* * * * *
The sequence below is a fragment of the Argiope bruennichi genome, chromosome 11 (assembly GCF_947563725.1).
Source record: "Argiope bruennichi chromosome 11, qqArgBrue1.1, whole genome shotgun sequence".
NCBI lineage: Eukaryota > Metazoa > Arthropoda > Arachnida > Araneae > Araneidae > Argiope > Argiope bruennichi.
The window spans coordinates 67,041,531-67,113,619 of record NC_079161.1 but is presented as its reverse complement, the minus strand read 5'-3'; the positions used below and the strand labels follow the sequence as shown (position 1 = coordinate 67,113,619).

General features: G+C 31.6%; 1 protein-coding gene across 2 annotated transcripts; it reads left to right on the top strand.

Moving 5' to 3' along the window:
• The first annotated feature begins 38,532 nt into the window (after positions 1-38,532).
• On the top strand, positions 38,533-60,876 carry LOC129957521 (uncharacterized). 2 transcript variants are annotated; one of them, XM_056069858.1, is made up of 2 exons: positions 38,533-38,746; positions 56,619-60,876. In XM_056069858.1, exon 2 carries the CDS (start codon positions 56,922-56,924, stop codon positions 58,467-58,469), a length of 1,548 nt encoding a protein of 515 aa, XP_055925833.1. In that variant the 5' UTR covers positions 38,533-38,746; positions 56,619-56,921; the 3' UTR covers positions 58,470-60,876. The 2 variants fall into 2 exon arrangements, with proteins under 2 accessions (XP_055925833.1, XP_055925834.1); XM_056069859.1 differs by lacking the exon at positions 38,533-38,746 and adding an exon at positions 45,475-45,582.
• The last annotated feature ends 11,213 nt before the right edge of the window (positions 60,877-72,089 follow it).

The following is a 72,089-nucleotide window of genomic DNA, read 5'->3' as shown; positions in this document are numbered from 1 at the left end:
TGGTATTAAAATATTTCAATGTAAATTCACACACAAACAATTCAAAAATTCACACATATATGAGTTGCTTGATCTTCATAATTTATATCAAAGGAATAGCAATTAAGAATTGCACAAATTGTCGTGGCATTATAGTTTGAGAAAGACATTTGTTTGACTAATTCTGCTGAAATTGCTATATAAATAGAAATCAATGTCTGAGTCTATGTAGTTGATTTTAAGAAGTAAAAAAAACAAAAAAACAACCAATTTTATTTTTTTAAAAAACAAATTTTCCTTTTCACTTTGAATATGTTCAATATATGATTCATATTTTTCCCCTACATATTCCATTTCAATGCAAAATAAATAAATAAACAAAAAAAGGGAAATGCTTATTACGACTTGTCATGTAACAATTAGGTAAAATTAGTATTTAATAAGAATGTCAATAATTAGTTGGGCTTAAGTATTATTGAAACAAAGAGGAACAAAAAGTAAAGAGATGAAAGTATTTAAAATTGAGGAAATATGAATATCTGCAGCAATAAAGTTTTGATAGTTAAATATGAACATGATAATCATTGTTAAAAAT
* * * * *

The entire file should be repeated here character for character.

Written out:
The sequence below is a fragment of the Argiope bruennichi genome, chromosome 11 (assembly GCF_947563725.1).
Source record: "Argiope bruennichi chromosome 11, qqArgBrue1.1, whole genome shotgun sequence".
NCBI lineage: Eukaryota > Metazoa > Arthropoda > Arachnida > Araneae > Araneidae > Argiope > Argiope bruennichi.
The window spans coordinates 67,041,531-67,113,619 of record NC_079161.1 but is presented as its reverse complement, the minus strand read 5'-3'; the positions used below and the strand labels follow the sequence as shown (position 1 = coordinate 67,113,619).

General features: G+C 31.6%; 1 protein-coding gene across 2 annotated transcripts; it reads left to right on the top strand.

Moving 5' to 3' along the window:
• The first annotated feature begins 38,532 nt into the window (after positions 1-38,532).
• On the top strand, positions 38,533-60,876 carry LOC129957521 (uncharacterized). 2 transcript variants are annotated; one of them, XM_056069858.1, is made up of 2 exons: positions 38,533-38,746; positions 56,619-60,876. In XM_056069858.1, exon 2 carries the CDS (start codon positions 56,922-56,924, stop codon positions 58,467-58,469), a length of 1,548 nt encoding a protein of 515 aa, XP_055925833.1. In that variant the 5' UTR covers positions 38,533-38,746; positions 56,619-56,921; the 3' UTR covers positions 58,470-60,876. The 2 variants fall into 2 exon arrangements, with proteins under 2 accessions (XP_055925833.1, XP_055925834.1); XM_056069859.1 differs by lacking the exon at positions 38,533-38,746 and adding an exon at positions 45,475-45,582.
• The last annotated feature ends 11,213 nt before the right edge of the window (positions 60,877-72,089 follow it).

The following is a 72,089-nucleotide window of genomic DNA, read 5'->3' as shown; positions in this document are numbered from 1 at the left end:
TGGTATTAAAATATTTCAATGTAAATTCACACACAAACAATTCAAAAATTCACACATATATGAGTTGCTTGATCTTCATAATTTATATCAAAGGAATAGCAATTAAGAATTGCACAAATTGTCGTGGCATTATAGTTTGAGAAAGACATTTGTTTGACTAATTCTGCTGAAATTGCTATATAAATAGAAATCAATGTCTGAGTCTATGTAGTTGATTTTAAGAAGTAAAAAAAACAAAAAAACAACCAATTTTATTTTTTTAAAAAACAAATTTTCCTTTTCACTTTGAATATGTTCAATATATGATTCATATTTTTCCCCTACATATTCCATTTCAATGCAAAATAAATAAATAAACAAAAAAAGGGAAATGCTTATTACGACTTGTCATGTAACAATTAGGTAAAATTAGTATTTAATAAGAATGTCAATAATTAGTTGGGCTTAAGTATTATTGAAACAAAGAGGAACAAAAAGTAAAGAGATGAAAGTATTTAAAATTGAGGAAATATGAATATCTGCAGCAATAAAGTTTTGATAGTTAAATATGAACATGATAATCATTGTTAAAAAT